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FQXI ARTICLE

January 18, 2018

The Cosmic Family Tree

Mapping the ancestral history of spacetime in an effort to unite quantum mechanics and general relativity.

FQXi Awardees: David Rideout

January 6, 2012

DAVID RIDEOUT

University of California, San Diego

When physicists try to calculate what happens in regimes where huge masses are confined to small regions, such as the points of infinite density— singularities—within black holes, their equations of gravity run into a snag. "Inside a black hole, the fabric of spacetime seems to end. The theory is calling for help!" says Rafael Sorkin, a physicist at Syracuse University, New York. Quantum theory is not immune either, he adds: "The bare electric charge of the electron is very badly infinite" in the quantum equations of electromagnetic force, though of course electrons do not carry infinite charge in reality. One possible way round these problems is to treat spacetime as a network of discrete chunks, just 10

Discreteness is not the whole story, though. If it were, says Rideout, "Spacetime would be like a pile of dust." To cast a complete description of the universe, physicists need something more to mathematically connect the points together, and Rideout thinks that "something" just might be causality. He hopes that combining causal structure with underlying discreteness—with the help of an FQXi grant for over $110,000—will fill in the remaining gaps and yield complete information about space and time all the way back to the Big Bang.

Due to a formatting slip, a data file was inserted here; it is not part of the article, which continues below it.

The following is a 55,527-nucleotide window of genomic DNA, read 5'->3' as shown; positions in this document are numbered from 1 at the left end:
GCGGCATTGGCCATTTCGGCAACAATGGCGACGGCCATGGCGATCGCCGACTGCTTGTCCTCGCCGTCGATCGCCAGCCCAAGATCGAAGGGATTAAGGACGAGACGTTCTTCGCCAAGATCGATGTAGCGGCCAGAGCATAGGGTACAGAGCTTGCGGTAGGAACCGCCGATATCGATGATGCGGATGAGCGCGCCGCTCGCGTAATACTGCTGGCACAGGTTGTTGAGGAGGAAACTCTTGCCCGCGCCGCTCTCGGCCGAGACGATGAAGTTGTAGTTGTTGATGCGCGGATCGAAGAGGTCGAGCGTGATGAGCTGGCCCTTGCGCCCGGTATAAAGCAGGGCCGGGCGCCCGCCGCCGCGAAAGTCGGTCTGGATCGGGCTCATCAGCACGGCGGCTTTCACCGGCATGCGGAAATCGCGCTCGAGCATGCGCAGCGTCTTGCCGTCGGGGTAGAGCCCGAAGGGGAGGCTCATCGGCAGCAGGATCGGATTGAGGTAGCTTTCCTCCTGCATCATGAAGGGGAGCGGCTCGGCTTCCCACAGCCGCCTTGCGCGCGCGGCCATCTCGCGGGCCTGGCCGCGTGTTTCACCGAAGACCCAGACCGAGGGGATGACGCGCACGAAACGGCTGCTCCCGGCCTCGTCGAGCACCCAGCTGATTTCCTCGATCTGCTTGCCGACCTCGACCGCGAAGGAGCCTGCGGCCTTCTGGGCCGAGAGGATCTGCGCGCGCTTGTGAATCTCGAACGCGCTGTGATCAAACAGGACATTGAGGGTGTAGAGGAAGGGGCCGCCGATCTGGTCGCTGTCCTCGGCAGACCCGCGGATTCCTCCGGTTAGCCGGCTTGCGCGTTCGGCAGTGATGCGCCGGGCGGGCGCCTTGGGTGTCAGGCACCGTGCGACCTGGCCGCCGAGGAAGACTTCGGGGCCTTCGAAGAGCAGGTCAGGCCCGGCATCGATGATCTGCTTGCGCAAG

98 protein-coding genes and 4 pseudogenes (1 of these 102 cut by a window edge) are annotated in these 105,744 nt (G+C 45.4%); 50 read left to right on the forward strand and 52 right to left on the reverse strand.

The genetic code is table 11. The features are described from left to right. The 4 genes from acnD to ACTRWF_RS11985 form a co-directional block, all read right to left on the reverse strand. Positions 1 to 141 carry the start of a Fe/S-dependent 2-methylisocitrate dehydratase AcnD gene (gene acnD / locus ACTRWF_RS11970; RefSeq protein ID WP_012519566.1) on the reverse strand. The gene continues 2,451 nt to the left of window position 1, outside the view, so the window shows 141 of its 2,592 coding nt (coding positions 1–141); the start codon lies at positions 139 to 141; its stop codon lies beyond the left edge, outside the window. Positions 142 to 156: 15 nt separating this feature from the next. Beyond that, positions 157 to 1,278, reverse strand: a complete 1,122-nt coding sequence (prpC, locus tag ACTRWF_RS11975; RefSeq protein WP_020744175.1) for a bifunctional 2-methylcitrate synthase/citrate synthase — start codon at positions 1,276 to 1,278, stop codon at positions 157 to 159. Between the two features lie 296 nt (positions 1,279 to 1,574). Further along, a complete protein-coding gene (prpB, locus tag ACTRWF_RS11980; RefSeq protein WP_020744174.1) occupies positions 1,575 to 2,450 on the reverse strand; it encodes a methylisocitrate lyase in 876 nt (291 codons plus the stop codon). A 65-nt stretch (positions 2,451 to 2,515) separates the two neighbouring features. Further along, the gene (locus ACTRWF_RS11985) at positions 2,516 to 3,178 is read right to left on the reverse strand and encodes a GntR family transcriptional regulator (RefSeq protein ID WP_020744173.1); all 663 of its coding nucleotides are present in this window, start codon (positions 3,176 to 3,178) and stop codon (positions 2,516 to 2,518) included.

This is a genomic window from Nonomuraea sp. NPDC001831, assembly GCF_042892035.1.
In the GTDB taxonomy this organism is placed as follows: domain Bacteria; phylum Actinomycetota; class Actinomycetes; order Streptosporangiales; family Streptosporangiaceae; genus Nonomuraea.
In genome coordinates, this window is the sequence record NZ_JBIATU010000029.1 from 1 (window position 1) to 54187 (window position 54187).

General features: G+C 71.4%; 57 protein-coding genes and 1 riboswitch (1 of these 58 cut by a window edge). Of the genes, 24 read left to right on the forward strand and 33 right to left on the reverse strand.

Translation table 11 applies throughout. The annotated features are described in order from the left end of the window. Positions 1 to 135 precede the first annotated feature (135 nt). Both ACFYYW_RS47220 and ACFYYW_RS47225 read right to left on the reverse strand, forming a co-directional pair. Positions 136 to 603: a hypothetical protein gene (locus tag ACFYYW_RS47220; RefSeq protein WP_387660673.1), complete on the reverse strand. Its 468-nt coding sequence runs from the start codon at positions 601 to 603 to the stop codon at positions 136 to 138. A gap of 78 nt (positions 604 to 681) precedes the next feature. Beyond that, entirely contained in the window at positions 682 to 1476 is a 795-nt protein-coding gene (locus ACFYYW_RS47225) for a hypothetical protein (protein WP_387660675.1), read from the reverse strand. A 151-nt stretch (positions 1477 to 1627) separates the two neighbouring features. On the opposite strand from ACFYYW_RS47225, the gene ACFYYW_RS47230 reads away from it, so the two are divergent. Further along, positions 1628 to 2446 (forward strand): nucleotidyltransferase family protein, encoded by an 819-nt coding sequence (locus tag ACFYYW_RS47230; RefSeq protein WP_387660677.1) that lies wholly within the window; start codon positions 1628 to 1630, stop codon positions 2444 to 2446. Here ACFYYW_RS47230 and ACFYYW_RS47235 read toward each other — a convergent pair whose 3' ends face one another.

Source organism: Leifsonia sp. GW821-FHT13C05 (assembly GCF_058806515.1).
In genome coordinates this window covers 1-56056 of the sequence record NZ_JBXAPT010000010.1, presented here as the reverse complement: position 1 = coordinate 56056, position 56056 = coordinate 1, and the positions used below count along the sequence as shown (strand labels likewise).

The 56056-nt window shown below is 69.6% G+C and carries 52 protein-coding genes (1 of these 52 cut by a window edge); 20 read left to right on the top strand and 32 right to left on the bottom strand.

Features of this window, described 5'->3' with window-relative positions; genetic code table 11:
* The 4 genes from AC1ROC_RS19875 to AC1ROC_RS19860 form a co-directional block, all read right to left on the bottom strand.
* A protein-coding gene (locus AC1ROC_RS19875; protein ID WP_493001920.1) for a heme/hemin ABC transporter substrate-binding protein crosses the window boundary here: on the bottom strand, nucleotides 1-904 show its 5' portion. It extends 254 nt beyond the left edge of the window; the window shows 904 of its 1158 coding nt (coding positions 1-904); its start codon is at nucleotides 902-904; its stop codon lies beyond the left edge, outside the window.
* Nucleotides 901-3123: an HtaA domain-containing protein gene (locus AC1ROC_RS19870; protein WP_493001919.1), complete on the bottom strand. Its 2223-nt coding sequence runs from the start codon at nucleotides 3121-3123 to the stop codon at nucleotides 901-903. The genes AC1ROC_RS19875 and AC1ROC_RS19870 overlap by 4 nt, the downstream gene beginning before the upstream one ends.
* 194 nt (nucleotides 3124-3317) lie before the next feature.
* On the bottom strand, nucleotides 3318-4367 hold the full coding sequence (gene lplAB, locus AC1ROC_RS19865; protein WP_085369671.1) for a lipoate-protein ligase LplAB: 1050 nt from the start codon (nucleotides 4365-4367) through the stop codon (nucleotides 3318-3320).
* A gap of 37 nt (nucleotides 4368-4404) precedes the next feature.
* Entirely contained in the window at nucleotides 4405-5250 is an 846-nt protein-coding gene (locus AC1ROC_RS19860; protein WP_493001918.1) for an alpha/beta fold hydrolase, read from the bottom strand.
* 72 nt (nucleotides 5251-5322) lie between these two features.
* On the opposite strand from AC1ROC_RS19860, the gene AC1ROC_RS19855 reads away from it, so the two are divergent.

The Genealogy of Spacetime

That’s where Rideout and his cosmic family tree comes in. Family historians looking at an ancestral tree can work out which members could have influenced others: a mother affects her baby, for instance, but a baby could not have influenced his great-great-great-grandmother. In similar manner, Rideout and his colleagues are using "causal set theory" to deduce which spacetime points in the universe could have influenced each other.

It may lead to another paradigm shift

of the way we conceptualize the world

around us.

of the way we conceptualize the world

around us.

- David Rideout on quantum gravity and causal set theory.